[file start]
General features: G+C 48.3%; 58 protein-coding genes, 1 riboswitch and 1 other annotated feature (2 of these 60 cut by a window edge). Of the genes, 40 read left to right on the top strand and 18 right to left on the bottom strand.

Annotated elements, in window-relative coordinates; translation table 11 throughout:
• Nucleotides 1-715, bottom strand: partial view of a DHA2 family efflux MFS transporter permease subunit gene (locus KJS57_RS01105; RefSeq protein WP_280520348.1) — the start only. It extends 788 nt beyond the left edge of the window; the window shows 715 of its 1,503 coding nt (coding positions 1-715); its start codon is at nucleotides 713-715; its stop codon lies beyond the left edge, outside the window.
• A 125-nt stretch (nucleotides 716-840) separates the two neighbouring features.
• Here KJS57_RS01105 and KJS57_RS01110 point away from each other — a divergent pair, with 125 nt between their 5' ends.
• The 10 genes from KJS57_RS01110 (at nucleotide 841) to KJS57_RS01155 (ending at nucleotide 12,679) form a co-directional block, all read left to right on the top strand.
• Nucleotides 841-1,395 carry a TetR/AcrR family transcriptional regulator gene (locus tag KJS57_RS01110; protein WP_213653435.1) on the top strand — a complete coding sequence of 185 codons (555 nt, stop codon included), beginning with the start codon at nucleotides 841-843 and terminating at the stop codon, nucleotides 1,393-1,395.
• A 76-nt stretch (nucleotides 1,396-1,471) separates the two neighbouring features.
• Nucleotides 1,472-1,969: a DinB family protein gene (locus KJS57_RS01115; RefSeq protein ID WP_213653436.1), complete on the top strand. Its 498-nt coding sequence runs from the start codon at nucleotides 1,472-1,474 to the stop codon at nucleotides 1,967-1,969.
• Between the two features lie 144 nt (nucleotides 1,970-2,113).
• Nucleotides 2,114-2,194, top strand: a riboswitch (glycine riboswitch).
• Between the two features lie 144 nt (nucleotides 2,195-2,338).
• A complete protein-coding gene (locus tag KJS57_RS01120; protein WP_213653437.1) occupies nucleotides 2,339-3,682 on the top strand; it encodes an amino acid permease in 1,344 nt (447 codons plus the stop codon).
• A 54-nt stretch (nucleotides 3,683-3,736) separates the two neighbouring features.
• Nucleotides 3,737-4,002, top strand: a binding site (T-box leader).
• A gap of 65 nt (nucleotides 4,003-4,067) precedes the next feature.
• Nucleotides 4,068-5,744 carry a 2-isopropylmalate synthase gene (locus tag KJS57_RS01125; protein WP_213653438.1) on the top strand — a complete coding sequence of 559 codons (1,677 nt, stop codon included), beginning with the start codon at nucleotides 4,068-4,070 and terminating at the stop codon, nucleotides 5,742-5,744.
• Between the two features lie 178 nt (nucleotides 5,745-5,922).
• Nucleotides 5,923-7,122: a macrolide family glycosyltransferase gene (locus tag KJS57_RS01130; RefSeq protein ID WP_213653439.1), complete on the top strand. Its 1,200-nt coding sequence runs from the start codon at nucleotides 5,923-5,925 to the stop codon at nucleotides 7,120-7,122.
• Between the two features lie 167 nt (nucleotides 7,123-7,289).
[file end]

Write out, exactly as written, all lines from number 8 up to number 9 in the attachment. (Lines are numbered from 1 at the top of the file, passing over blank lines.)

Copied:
• A 76-nt stretch (nucleotides 1,396-1,471) separates the two neighbouring features.
• Nucleotides 1,472-1,969: a DinB family protein gene (locus KJS57_RS01115; RefSeq protein ID WP_213653436.1), complete on the top strand. Its 498-nt coding sequence runs from the start codon at nucleotides 1,472-1,474 to the stop codon at nucleotides 1,967-1,969.